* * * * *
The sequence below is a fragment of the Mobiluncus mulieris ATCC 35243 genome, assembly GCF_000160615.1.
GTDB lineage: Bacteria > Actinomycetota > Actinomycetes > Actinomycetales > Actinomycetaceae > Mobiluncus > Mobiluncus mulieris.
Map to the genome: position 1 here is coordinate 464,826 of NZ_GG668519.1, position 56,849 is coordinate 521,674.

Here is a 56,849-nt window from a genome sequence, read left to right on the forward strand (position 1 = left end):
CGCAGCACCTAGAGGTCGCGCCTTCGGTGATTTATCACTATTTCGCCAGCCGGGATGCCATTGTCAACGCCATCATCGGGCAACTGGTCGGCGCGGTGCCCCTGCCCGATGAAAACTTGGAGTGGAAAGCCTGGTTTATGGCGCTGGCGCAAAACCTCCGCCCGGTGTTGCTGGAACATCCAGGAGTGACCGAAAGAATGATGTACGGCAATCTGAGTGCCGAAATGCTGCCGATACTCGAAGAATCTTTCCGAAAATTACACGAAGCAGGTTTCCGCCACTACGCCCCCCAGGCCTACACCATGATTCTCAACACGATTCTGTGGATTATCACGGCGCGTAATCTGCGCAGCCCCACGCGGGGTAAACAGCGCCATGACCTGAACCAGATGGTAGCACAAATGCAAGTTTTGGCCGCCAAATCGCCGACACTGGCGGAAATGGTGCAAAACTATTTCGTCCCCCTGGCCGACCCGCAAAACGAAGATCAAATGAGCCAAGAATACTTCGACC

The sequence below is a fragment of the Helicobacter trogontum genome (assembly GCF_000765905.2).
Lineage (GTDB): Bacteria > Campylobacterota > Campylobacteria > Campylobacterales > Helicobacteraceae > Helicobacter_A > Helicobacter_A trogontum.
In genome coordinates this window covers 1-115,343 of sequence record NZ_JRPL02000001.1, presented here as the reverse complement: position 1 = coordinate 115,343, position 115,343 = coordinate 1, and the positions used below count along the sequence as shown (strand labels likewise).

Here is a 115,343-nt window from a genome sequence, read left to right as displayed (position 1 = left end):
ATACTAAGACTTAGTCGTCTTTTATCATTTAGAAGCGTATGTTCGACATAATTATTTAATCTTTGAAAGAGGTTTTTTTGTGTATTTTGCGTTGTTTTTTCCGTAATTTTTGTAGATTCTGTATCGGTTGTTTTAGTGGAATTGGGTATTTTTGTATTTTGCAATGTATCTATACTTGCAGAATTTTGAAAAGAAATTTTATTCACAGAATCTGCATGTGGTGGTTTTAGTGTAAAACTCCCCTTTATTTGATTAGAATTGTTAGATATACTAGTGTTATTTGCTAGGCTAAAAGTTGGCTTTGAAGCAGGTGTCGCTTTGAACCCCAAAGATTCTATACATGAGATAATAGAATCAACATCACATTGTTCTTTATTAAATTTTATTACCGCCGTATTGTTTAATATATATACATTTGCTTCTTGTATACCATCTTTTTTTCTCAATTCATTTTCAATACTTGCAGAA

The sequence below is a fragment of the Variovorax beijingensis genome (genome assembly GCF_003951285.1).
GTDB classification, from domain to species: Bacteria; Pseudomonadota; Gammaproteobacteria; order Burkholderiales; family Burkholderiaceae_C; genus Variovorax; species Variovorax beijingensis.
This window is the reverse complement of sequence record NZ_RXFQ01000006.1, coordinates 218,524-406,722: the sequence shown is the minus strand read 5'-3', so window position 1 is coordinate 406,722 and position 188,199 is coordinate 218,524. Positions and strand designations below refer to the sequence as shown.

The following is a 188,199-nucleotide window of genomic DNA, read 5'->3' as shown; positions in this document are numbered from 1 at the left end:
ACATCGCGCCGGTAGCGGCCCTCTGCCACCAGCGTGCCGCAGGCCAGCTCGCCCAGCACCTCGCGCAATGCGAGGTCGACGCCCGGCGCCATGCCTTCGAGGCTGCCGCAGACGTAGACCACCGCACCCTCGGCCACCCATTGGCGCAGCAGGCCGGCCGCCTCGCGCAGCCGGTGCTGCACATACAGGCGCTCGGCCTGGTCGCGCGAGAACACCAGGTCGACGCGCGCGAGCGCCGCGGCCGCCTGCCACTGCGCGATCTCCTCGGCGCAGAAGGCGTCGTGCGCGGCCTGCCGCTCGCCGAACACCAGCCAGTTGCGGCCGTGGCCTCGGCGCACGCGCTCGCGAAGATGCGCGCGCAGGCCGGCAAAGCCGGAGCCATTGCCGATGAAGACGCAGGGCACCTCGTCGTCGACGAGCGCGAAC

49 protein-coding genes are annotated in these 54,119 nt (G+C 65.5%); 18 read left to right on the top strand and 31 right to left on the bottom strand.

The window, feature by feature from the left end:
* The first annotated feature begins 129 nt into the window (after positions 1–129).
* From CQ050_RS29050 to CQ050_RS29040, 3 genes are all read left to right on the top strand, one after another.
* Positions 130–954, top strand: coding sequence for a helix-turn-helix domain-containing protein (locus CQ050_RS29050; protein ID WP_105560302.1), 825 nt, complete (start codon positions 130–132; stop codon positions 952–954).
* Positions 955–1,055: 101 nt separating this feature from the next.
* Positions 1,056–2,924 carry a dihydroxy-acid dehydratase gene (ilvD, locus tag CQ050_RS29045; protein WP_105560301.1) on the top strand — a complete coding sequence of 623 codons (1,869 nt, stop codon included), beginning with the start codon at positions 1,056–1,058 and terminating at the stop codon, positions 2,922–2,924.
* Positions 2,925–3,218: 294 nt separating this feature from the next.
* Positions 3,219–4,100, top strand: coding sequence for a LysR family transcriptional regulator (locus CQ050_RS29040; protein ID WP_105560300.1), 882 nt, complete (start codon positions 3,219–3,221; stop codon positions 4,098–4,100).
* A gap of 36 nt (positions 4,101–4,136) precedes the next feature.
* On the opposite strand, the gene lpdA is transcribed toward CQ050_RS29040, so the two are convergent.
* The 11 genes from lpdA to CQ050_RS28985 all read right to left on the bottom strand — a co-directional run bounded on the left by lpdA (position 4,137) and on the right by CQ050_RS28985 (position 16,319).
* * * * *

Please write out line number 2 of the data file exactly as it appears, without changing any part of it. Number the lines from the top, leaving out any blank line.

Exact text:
GTDB lineage: Bacteria > Actinomycetota > Actinomycetes > Actinomycetales > Actinomycetaceae > Mobiluncus > Mobiluncus mulieris.